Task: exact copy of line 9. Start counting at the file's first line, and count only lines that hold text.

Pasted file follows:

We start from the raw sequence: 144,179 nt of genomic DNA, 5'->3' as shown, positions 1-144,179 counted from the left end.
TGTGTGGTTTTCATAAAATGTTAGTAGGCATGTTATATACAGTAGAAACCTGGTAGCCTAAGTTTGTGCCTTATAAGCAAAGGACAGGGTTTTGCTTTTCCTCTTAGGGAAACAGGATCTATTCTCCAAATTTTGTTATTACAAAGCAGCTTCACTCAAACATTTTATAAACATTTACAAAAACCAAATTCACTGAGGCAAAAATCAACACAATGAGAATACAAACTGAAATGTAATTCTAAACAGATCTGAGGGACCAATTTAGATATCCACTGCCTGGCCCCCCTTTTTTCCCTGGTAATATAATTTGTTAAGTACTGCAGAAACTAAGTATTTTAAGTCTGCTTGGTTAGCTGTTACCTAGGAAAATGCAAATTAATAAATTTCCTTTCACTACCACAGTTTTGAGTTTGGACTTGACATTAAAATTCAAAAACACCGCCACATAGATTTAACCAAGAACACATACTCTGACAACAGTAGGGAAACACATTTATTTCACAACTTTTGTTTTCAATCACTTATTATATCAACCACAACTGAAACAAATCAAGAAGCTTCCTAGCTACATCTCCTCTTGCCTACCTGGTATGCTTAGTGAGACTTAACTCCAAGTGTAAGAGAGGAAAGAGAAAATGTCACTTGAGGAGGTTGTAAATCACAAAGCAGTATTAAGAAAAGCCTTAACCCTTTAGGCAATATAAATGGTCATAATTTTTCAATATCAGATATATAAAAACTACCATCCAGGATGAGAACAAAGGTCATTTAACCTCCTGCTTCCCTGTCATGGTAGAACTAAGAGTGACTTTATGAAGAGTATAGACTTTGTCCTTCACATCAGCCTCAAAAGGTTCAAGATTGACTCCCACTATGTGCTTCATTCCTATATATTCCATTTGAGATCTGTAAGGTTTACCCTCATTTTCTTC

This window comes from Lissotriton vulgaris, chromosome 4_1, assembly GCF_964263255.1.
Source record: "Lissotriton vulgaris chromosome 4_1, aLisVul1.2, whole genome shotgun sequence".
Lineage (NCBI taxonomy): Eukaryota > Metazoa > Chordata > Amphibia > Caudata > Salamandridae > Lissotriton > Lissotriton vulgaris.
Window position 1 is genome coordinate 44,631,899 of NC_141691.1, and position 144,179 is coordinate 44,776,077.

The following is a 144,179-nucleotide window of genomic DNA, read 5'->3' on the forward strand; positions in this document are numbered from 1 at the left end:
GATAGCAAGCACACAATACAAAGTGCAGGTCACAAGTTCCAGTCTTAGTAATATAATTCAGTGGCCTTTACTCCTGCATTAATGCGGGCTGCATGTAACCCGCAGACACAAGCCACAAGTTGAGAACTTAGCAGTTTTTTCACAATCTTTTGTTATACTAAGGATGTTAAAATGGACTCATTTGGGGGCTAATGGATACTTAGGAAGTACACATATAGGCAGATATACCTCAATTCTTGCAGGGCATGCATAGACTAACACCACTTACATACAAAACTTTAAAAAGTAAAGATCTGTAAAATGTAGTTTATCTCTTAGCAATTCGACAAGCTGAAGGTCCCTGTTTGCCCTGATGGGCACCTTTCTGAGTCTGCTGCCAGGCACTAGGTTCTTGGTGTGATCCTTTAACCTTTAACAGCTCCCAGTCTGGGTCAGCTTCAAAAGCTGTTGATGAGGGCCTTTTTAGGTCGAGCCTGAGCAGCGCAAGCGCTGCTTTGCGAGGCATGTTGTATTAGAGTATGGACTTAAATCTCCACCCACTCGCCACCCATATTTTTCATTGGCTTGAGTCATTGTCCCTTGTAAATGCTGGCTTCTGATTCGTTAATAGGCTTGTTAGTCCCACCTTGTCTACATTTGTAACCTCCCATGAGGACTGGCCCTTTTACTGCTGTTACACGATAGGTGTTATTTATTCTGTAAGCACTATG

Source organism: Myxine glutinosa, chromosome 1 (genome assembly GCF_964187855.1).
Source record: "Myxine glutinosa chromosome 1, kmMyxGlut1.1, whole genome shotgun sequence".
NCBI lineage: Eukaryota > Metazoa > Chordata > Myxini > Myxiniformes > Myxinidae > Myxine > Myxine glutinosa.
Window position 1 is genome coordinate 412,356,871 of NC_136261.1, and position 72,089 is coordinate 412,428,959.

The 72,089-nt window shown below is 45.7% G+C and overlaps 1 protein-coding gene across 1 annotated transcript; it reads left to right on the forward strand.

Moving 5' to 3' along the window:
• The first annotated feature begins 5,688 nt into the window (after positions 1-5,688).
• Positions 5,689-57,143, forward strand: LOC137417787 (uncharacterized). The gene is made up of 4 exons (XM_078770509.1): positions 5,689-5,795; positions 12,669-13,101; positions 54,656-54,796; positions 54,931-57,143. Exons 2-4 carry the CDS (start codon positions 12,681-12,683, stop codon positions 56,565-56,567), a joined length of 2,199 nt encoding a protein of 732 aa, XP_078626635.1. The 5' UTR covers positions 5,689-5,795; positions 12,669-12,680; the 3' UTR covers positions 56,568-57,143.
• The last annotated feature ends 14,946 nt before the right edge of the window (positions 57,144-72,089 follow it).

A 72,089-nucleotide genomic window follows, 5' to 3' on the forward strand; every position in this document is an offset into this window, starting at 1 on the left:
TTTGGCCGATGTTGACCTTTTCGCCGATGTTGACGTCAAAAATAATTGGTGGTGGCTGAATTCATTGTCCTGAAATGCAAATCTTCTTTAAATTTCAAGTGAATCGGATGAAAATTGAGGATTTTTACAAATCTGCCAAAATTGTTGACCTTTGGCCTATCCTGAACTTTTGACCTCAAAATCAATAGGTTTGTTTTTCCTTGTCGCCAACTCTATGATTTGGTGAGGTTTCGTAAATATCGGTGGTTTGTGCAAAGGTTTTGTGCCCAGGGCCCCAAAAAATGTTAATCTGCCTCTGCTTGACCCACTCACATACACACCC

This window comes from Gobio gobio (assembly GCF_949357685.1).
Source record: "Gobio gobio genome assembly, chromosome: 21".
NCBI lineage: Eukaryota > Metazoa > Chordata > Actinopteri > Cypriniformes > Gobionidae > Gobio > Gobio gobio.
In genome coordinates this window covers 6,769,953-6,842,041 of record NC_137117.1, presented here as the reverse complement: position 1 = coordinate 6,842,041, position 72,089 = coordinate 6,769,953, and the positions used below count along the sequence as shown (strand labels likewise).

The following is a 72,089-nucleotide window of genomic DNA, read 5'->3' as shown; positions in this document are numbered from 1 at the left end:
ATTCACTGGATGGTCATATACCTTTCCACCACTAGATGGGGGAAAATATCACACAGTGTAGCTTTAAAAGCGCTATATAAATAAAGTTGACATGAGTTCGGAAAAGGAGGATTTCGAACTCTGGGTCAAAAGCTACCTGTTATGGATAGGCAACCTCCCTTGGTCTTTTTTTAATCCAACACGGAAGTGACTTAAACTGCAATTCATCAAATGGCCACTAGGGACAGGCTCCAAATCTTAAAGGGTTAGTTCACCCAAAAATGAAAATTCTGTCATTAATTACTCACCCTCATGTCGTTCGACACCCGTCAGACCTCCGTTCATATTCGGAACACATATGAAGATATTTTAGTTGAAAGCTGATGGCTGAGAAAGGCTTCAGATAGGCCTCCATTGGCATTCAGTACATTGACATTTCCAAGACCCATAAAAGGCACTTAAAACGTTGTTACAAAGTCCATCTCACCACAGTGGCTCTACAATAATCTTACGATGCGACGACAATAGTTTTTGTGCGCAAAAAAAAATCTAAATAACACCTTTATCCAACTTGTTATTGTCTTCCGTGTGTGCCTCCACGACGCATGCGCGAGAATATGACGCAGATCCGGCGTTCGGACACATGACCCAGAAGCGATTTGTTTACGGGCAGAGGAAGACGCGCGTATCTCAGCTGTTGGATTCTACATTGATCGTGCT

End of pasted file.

Source organism: Myxine glutinosa, chromosome 1 (genome assembly GCF_964187855.1).